Thanks! I'm definitely not going to try running without it. I purchased this glue from Home Depot. It appears to have done a good job putting the pieces back together. I've assembled it and am giving the glue as much time as possible to cure before putting it back in the engine.

I'm going to try to get a replacement from either the dealer or from a pick-a-part place. That's a good idea. This will at least give my wife a way to get to work in the meantime.
 

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I would not recommend using any adhesive (a.k.a. "glue"). The Loctite adhesive listed above, even if you are somehow able to get it applied effectively, is not going to withstand normal engine operating temperatures. See http://www.loctiteproducts.com/tds/SG_UG_CNTRL_tds.pdf. Consider that the boot is going to see temperatures at least as high as the coolant or engine oil. And you really don't want any adhesive residue stuck to the sealing surfaces of the spark plug well.
 

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2017 Outback Limited -2.5 CVT ---- 'Gone' 2014 Outback Limited - 2.5 CVT ---- 'Rehomed' 2012 Outback Limited - 2.5 CVT - Deep Indigo Pearl ---- "RIP" 2010 Outback - 2.5 CVT - Silver - So's my hair
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Thanks! I'm definitely not going to try running without it. I purchased this glue from Home Depot. It appears to have done a good job putting the pieces back together. I've assembled it and am giving the glue as much time as possible to cure before putting it back in the engine.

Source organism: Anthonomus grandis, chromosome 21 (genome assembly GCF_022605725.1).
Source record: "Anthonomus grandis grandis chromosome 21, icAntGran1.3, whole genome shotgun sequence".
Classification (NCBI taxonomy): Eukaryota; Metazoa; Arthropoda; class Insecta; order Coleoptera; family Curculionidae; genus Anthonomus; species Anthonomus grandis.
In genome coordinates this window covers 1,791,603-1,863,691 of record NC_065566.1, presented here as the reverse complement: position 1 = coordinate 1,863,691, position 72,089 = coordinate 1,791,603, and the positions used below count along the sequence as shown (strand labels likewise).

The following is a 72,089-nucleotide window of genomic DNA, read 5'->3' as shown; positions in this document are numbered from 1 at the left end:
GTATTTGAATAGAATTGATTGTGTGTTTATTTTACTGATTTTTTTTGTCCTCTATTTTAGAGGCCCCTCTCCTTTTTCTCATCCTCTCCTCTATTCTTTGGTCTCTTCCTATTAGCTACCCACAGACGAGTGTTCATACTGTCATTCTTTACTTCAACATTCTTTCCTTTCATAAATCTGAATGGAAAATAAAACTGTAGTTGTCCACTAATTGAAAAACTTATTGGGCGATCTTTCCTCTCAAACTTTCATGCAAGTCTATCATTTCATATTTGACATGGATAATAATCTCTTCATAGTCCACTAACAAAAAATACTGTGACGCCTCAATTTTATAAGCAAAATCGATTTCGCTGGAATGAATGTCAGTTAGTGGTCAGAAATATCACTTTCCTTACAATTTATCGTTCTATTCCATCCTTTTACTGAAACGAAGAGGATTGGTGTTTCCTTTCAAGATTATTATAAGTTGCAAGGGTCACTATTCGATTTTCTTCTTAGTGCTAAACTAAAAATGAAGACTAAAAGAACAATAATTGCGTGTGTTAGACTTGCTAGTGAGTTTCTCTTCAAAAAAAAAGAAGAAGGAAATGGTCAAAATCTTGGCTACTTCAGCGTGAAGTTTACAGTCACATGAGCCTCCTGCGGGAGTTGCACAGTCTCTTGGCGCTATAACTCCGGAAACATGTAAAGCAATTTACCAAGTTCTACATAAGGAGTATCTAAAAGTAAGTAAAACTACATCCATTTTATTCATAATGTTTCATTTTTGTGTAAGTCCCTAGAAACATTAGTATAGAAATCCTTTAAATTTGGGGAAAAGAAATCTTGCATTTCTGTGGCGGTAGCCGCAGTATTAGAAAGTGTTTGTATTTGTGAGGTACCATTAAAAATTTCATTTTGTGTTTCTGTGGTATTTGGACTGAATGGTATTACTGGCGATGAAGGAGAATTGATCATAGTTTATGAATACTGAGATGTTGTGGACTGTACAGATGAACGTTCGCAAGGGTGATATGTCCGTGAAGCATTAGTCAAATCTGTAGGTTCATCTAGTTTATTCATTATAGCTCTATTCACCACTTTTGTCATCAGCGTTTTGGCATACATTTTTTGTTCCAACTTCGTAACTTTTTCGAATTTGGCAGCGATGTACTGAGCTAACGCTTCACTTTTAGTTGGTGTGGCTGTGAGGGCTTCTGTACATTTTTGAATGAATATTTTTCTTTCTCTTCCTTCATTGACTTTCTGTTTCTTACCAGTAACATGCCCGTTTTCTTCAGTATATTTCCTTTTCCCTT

I'm going to try to get a replacement from either the dealer or from a pick-a-part place. That's a good idea. This will at least give my wife a way to get to work in the meantime.
I'm sure your wife is happy to be sent back to work.:laugh:

Looking back on the emergency repairs I've been involved in (there have been a few) one of my toolbox staples has been 'self fusing tape'. It's gotten me back on the road a number of times. Not sure about high heat and high voltage applications but cooling system emergencies work fine.

http://www.loctiteproducts.com/tds/GO2_WRAP_tds.pdf
 

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Discussion Starter #10
After some research into the chemical properties of cyanoacrylates like Loctite, it appears that at about 180-200 degrees their adhesive properties begin to break down. They don't "melt" per se - they just lose the ability to adhere to the material. With that in mind, I went ahead and installed the repaired boot for now. I will use this as a temporary solution while I try to track down a used boot or order a full coil from RockAuto. I don't want to pay $100 at the dealer :(.

Thank you all for your help. Fingers crossed it holds.

P.S. - If you know somebody with a spare coil boot for a 2015 Outback I would be willing to pay quite a bit more than it's actually worth :).